In Luke 4:17, Jesus unrolls the scroll of Isaiah and reads the first few verses of Isaiah 61, after which He says, “Today this Scripture has been fulfilled in your hearing” (Luke 4:21). Isaiah 61 continues with its prophecy about Jesus: “I will greatly rejoice in the Lord; my soul shall exult in my God, for he has clothed me with the garments of salvation; he has covered me with the robe of righteousness” (Isaiah 61:10). This passage tells us that the Father is the Son’s source of joy. The New Century Version (NCV) renders the verse, “The Lord makes me very happy; all that I am rejoices in my God.”
It takes a joyful person to instruct His disciples in the art of rejoicing. Jesus said, “Do not rejoice in this, that the spirits are subject to you, but rejoice that your names are written in heaven” (Luke 10:20). The CEV renders the verse, “Be happy that your names are written in heaven!” The next verse connects his disciples’ joy to Jesus’s joy: “In that same hour he rejoiced in the Holy Spirit” (Luke 10:21). The Weymouth New Testament reads, “Jesus was filled by the Holy Spirit with rapturous joy.”
Yes, the Messiah is called “a man of sorrows” specifically in relationship to His redemptive work (Isaiah 53:3). When He was headed to the cross, Jesus said, “My soul is deeply grieved to the point of death” (Mark 14:34 NASB). But this was the worst day of His life—He was heading to a worse death than any human has ever faced. It doesn’t indicate the typical, day-to-day temperament of Jesus.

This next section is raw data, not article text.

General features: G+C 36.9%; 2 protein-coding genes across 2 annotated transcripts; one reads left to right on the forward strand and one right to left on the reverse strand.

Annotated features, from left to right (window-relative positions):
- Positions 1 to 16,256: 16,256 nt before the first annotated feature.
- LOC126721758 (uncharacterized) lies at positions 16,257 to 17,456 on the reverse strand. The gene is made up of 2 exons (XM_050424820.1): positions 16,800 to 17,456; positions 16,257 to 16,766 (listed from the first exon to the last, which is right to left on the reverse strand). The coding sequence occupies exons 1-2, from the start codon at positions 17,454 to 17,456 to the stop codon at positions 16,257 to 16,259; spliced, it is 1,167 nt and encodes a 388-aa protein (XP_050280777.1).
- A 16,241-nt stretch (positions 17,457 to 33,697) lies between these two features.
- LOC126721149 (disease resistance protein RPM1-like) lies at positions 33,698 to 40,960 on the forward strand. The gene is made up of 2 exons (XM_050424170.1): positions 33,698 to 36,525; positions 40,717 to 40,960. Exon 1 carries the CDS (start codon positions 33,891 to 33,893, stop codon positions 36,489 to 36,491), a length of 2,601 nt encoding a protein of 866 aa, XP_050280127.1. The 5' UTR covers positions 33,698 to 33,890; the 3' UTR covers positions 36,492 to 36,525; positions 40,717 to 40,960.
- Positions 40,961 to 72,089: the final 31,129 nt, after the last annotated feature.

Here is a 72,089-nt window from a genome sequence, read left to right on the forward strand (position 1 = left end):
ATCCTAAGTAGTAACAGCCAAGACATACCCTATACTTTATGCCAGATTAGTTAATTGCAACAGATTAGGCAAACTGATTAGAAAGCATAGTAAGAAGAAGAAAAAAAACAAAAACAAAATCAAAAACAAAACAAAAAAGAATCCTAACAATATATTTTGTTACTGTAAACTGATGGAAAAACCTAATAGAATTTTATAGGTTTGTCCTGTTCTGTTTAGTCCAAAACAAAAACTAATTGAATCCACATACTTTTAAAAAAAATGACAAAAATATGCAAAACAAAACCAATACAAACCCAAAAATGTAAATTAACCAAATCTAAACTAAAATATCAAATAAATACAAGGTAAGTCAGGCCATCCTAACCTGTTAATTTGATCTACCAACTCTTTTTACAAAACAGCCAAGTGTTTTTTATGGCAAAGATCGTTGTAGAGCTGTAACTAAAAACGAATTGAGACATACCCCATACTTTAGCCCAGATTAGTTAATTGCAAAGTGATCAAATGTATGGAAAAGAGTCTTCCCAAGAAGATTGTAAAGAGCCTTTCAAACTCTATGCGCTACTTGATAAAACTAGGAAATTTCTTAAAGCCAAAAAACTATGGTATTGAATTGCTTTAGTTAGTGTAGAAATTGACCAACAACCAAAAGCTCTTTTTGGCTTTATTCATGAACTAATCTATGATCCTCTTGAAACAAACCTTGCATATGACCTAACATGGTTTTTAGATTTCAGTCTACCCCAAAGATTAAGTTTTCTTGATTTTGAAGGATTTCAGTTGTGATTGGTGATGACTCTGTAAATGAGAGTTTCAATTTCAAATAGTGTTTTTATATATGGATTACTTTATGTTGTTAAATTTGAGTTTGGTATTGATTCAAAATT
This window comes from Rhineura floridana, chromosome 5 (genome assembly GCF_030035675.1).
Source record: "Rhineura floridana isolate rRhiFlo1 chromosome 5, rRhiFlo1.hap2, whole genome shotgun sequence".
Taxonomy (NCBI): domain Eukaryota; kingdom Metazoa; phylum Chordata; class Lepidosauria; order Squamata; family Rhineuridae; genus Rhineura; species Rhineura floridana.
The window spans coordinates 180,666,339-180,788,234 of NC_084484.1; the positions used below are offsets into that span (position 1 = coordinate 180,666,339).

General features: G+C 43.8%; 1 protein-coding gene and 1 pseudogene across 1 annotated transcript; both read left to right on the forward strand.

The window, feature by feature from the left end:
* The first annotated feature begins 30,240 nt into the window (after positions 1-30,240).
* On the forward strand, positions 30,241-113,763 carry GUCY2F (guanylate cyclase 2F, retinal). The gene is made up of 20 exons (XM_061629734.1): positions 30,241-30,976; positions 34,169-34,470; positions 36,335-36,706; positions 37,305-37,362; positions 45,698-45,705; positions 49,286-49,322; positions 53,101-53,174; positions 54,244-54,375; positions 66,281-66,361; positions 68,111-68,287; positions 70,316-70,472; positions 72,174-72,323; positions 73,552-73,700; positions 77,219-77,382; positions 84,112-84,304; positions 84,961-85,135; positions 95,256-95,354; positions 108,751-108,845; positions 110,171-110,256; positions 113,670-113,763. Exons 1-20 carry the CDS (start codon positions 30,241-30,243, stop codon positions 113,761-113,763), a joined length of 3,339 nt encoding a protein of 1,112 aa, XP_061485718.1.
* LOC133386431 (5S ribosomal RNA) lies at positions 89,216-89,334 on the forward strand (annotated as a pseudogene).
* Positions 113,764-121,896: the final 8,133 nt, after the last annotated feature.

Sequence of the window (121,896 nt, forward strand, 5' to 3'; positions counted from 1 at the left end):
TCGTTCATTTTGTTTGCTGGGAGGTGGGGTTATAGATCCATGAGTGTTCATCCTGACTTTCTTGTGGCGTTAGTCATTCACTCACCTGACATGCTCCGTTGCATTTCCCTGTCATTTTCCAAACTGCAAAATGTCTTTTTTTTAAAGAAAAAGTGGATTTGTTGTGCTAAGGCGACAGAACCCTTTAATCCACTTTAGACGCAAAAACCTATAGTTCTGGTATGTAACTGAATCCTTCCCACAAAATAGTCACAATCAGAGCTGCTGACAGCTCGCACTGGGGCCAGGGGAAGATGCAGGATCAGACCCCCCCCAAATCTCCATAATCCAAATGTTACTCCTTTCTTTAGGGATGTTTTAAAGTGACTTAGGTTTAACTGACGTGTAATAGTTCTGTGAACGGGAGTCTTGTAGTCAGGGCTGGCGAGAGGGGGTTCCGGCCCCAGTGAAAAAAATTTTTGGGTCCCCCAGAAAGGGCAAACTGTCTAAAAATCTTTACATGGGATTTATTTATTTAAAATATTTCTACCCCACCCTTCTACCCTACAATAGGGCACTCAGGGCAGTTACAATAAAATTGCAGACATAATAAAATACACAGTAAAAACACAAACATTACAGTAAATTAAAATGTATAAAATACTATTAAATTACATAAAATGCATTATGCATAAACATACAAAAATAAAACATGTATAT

Given the price he paid for our sins, does being “a man of sorrows” contradict the notion that Jesus was happy? Absolutely not. Sorrow and happiness can and do coexist within the same person. Jesus knew, as we too can know, that the basis for our sorrow is temporary, while the basis for our gladness is permanent. In Christ’s case, He’d known unbounded happiness since before the dawn of time, and He knew that it awaited Him again.
This present world is still cursed with sin, suffering, and sorrow, but these obstacles can’t trump the joy or diminish the light that dawned at Christ’s incarnation. He has already come, and with Him came grace, hope, redemption—and happiness.
Each stanza of “O Come, All Ye Faithful” contains sentiments of true happiness: “joyful and triumphant,” “sing in exultation,” “born this happy morning.” Joy, exultation, and happiness are proper responses to Jesus and the gospel, which tells us that in Christ we are created by God, loved by Him, redeemed, indwelt with and empowered by His Spirit, and assured of an eternally happy and abundant life in His presence. What happiness is ours! That’s why a gospel not characterized by overwhelming gladness isn’t the gospel. A Christmas without a deep, God-given happiness isn’t reflecting the good news of Jesus.
Charles Spurgeon preached, “Jesus—man, yet God. Jesus—allied to us in ties of blood—oh, here is a reason for holy mirth! Here is Christmas all the year round!” (“How to Become Full of Joy”). It’s hard to overstate the liberating, gladness-producing result when Christ’s people recognize and share His happiness. Knowing a Savior who is so happy that His delight spills out in the universe and in us changes everything, both now and forever.
So, may the happiness of Jesus be a central part of the fantastic good news we share with a hopeless, desperate world—not only each Christmas, but all throughout the year.